2.0 Bald-faced hornet: Rich, hearty, slightly crunchy. Similar to getting your hand mashed in a revolving door.
2.0 Yellowjacket: Hot and smoky, almost irreverent. Imagine W. C. Fields extinguishing a cigar on your tongue.
2.x Honey bee and European hornet: Like a matchhead that flips off and burns on your skin.
3.0 Red harvester ant: Bold and unrelenting. Somebody is using a drill to excavate your ingrown toenail.
3.0 Paper wasp: Caustic & burning. Distinctly bitter aftertaste. Like spilling a beaker of hydrochloric acid on a paper cut.
4.0 Pepsis wasp: Blinding, fierce, shockingly electric. A running hair drier has been dropped into your bubble bath.
4.0+ Bullet ant: Pure, intense, brilliant pain. Like fire-walking over flaming charcoal with a 3-inch rusty nail in your heel.
While the work lacks rigorous empirical criteria, even the most relentlessly analytical critics seem to aver that being stung by over 150 different species of arthtopods gives Schmidt a certain robust validity. The literary merit of the metaphors is certainly genuine (although one hopes that the good Doctor Schmidt never actually dropped a hair dryer into his bubble bath or let misanthropic vaudevillians torture him with fire). Personally I have only been stung by sweat bees, honey bees, and yellow jackets, so I cannot testify to the more esoteric sting ratings (thankfully–since yellowjacket stings nearly did me in), however something sounds completely right about the yellowjacket sting description. I recall a moment of warmth which metastasized almost immediately into a sour panic-inducing pain which spread through my arm and then my body.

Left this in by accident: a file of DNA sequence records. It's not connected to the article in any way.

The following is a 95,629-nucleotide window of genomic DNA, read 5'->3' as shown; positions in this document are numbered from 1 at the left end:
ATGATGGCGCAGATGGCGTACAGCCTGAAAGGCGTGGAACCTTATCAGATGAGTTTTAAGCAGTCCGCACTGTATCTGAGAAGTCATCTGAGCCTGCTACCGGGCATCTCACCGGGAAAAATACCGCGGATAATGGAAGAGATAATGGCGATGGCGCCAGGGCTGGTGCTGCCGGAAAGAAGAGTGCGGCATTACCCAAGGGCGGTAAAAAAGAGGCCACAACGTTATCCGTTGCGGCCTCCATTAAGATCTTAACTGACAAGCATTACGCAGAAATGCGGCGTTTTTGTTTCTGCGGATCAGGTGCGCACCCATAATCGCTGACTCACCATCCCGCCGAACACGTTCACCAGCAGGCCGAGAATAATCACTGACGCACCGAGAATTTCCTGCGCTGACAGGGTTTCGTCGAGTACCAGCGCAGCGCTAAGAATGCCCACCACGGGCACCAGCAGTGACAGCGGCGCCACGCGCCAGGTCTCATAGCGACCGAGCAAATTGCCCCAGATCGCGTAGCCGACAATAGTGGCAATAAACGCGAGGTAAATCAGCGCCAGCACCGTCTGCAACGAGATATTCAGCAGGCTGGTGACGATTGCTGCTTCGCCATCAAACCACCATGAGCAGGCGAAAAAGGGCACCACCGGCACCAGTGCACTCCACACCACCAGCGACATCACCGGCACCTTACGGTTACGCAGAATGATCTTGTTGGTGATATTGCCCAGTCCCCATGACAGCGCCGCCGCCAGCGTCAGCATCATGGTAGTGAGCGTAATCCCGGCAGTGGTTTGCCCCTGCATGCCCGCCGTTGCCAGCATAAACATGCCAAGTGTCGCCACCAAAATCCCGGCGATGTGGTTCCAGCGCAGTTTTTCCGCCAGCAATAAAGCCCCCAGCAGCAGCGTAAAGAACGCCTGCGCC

In conclusion, I salute Justin Orvel Schmidt as a man of science and a masochistic poet/performance artist. If he claims that a bullet ant sting is the worst hymenopteran sting, I see no cause to contradict him and I never want to think about it again.